HUNDREDS DESCENDED on Dublin this weekend for an anti-racism rally designed to counter the rise of far-right politics in Ireland.
The Rally Against Hate was organised by Le Chelle, an alliance of public figures united in working to "counter the rise of fascism and far-right politics in Ireland".
Le Chelle, which translates as “together” in Irish, was established as a platform to help challenge the far-right politics and narratives that have become increasingly prevalent in the Republic.
Its main goal is to debunk much of the misinformation and anti-lockdown rhetoric being pushed by groups on the extreme side of the political divide.
The group is a direct response to the many anti-lockdown protests witnessed over the past few months involving far-right groups.
These demonstrations have often spilled over into violence.
In one particular case, a member of the An Garda Síochána was attacked with a firework.
According to the Irish Independent, Sinn Fein's Louise O'Reilly and the Social Democrats' Gary Gannon were among those in attendance at demonstration on Smithfield this past Saturday.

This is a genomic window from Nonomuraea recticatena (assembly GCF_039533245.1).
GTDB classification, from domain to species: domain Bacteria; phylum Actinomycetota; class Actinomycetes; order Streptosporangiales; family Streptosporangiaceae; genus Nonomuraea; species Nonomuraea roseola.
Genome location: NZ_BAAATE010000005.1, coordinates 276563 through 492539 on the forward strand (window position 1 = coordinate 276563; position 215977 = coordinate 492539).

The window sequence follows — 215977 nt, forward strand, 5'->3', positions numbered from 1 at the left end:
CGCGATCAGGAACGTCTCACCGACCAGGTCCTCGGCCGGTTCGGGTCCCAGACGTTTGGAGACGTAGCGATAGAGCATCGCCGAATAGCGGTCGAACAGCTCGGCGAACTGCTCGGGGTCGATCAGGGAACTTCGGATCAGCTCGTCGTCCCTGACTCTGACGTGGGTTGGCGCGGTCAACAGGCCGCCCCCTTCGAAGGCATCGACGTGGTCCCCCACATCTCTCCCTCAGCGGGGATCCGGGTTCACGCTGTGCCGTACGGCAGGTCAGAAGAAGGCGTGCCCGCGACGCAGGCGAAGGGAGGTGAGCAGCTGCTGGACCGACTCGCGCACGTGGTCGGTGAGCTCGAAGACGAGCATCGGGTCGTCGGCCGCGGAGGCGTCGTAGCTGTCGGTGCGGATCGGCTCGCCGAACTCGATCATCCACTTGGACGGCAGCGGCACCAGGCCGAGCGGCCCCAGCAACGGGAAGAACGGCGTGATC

They were joined by several other TDs including People Before Profit's Richard Boyd Barrett, Paul Murphy and Brid Smyth.
— Cllr Oisín O'Connor (@OConnorOisin) June 19, 2021
Lord Mayor of Dublin Hazel Chu was also present at the rally and spoke poignantly about the racism her mother experienced in Ireland.
Chu’s parents are originally from Hong Kong, having moved over to Ireland several decades ago.
"She was a migrant that came over here 45 years ago,” Chu told the crowd.
“And through the years it was always ‘Well we have to fit in, so we can’t put our head up’.
"Any racial attacks she got, an ashtray to the head...that she should go home, it was always followed by the phrase 'We have to keep going and we have to keep our head down, we have to fit in'.
— Lynn Boylan 🍷📖🐾 (@LNBDublin) June 19, 2021
"But those days are gone. We are an Ireland that is 12pc migrants. We are an Ireland that is diverse and that is different, and those differences should be celebrated.
"If my mother, who is a dishwasher and a cleaner, and who came over here with one bag to make a better life for herself, and her daughter can become Lord Mayor of Dublin, then any person in this country can become anything.
"We need to encourage them for that."
Afterwards, O'Reilly, who also spoke at the rally, tweeted: "The far right cannot be allowed to get a foothold in our city or anywhere else on our island We reject division We stand for diversity We are the many."